Newsletters: Fall 2013
Fitness: Take it Outside!
by Rae Pica
Tony sits focused on his computer screen. Keisha's watching her favorite television program. And Kim is enthusiastically playing video games. What do these three scenarios have in common? They're all taking place indoors – a situation becoming more and more typical in the lives of American children.
There are a number of reasons for this disturbing trend. Among them is lack of time, as preschoolers in our society lead adult-like, highly-scheduled lives and parents themselves have less time to supervise outdoor play or to take their children to the playground.
Safety is another issue in today's world, with many parents reluctant to allow their children the freedom they themselves may have had as children. And, of course, the competition with television, computers, and video games is tremendous. What could the outdoors possibly have to offer that these three sources don't? The answer is a lot!
The Importance of Outdoor Play
The outdoors is the very best place for preschoolers to practice and master emerging physical skills. It is in the outdoors that children can fully and freely experience motor skills like running, leaping, and jumping. It is also the most appropriate area for the practice of ball-handling skills, like throwing, catching, and striking. And children can perform other such manipulative skills as pushing a swing, pulling a wagon, and lifting and carrying movable objects.
Additionally, it is in the outdoors that children are likely to burn the most calories, which helps prevent obesity, a heart disease risk factor that has doubled in the past decade. With studies showing that as many as half of American children are not getting enough exercise-- and that risk factors like hypertension and arteriosclerosis are showing up at age 5-- parents and teachers need to give serious consideration to ways in which to prevent such health problems. The outside is also important because the outdoor light stimulates the pineal gland, the part of the brain that regulates the "biological clock," is vital to the immune system, and makes us feel happier.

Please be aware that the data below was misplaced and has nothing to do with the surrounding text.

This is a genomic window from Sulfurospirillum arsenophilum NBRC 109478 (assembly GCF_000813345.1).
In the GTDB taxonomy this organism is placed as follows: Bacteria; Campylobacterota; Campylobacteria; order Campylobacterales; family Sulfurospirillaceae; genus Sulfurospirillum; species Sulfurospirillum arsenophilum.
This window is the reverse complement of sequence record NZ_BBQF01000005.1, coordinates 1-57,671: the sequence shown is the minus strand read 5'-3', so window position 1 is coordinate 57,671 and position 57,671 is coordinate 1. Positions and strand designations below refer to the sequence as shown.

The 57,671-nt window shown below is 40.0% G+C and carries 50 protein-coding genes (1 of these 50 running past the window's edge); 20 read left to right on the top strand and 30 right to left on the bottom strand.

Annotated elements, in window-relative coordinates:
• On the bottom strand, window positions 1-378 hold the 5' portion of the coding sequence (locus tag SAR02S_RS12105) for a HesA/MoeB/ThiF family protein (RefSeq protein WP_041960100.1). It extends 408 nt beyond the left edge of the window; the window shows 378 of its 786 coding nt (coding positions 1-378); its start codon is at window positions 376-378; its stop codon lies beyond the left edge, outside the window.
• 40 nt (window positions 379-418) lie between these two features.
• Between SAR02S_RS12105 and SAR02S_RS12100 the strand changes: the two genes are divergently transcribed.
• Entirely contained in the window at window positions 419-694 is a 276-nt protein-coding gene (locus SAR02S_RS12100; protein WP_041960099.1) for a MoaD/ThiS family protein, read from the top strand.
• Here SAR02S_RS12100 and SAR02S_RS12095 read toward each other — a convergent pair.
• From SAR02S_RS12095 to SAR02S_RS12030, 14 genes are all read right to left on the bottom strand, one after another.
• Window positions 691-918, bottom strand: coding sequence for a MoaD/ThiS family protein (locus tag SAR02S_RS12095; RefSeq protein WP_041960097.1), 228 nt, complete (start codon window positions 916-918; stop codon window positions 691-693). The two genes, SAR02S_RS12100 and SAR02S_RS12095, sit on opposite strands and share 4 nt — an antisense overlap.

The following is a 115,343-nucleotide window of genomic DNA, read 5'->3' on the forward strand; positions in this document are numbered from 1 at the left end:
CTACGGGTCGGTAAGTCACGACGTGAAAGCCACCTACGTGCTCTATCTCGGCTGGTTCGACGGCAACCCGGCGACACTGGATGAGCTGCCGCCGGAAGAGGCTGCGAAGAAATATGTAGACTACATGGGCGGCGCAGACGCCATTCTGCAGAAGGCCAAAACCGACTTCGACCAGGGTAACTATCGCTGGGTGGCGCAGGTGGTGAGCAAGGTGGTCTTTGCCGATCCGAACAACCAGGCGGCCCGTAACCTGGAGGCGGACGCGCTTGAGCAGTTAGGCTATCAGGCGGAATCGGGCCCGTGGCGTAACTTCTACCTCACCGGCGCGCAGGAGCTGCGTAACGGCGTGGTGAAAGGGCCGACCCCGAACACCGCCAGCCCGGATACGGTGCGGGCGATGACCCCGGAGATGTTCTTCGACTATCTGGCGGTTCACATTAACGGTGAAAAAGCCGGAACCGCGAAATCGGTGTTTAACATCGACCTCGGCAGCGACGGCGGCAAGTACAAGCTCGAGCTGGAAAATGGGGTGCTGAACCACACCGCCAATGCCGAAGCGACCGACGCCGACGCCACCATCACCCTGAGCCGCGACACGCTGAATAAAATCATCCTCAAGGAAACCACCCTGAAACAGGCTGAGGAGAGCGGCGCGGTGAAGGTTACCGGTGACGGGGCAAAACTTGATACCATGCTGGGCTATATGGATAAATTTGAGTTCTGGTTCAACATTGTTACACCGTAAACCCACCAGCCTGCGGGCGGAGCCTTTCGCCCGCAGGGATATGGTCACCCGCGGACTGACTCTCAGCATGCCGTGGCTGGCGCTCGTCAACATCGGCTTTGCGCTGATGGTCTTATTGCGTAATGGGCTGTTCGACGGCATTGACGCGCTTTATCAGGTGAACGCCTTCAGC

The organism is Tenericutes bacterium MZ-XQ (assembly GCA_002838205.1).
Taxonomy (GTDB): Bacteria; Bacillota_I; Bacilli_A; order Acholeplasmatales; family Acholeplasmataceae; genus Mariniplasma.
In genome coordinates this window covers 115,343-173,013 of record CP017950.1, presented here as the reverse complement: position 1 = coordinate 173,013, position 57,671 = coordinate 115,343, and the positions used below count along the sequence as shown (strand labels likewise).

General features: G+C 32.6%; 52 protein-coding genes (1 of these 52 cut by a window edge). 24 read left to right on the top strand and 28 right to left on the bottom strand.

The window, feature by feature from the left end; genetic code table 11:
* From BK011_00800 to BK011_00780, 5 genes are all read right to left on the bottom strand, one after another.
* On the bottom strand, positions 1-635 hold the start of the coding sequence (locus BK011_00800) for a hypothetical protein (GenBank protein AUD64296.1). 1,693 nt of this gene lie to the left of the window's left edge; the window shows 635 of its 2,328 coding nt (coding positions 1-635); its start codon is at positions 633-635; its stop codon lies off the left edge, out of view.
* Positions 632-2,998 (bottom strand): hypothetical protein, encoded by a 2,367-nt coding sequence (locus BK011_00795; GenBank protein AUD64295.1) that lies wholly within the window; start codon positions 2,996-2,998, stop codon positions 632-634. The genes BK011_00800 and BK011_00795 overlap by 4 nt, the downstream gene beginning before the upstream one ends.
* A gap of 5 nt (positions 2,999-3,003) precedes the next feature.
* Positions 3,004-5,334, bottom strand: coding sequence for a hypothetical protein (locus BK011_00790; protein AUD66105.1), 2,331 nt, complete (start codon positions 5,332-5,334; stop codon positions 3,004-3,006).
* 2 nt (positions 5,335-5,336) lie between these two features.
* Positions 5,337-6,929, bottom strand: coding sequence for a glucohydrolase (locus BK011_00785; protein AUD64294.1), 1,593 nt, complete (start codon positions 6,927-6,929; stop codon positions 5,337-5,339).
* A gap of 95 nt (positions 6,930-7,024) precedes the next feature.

Outdoor Play Contributes to Learning
The outdoors has something more to offer than just physical benefits. Cognitive and social/emotional development are impacted, too. Outside, children are more likely to invent games. As they do, they're able to express themselves and learn about the world in their own way. They feel safe and in control, which promotes autonomy, decision-making, and organizational skills. Inventing rules for games (as preschoolers like to do) promotes an understanding of why rules are necessary. Although the children are only playing to have fun, they're learning communication skills and vocabulary (as they invent, modify, and enforce rules), number relationships (as they keep score and count), social customs (as they learn to play together and cooperate).
Learning to Appreciate the Outdoors
We can't underestimate the value of the aesthetic development promoted by being outside. Aesthetic awareness refers to a heightened sensitivity to the beauty around us. Because the natural world is filled with beautiful sights, sounds, and textures, it's the perfect resource for the development of aesthetics in young children.
Preschoolers learn much through their senses. Outside there are many different and wonderful things for them to see (animals, birds, and green leafy plants), to hear (the wind rustling through the leaves, a robin's song), to smell fragrant flowers and the rain-soaked ground, to touch (a fuzzy caterpillar or the bark of a tree), and even to taste (newly fallen snow or a raindrop on the tongue). Children who spend a lot of time acquiring their experiences through television and computers are using only two senses (hearing and sight), which can seriously affect their perceptual abilities.
Finally, what better place than the outdoors for children to be loud and messy and boisterous? Outside they can run and jump and yell, and expend some of the energy that is usually inappropriate – and even annoying – indoors.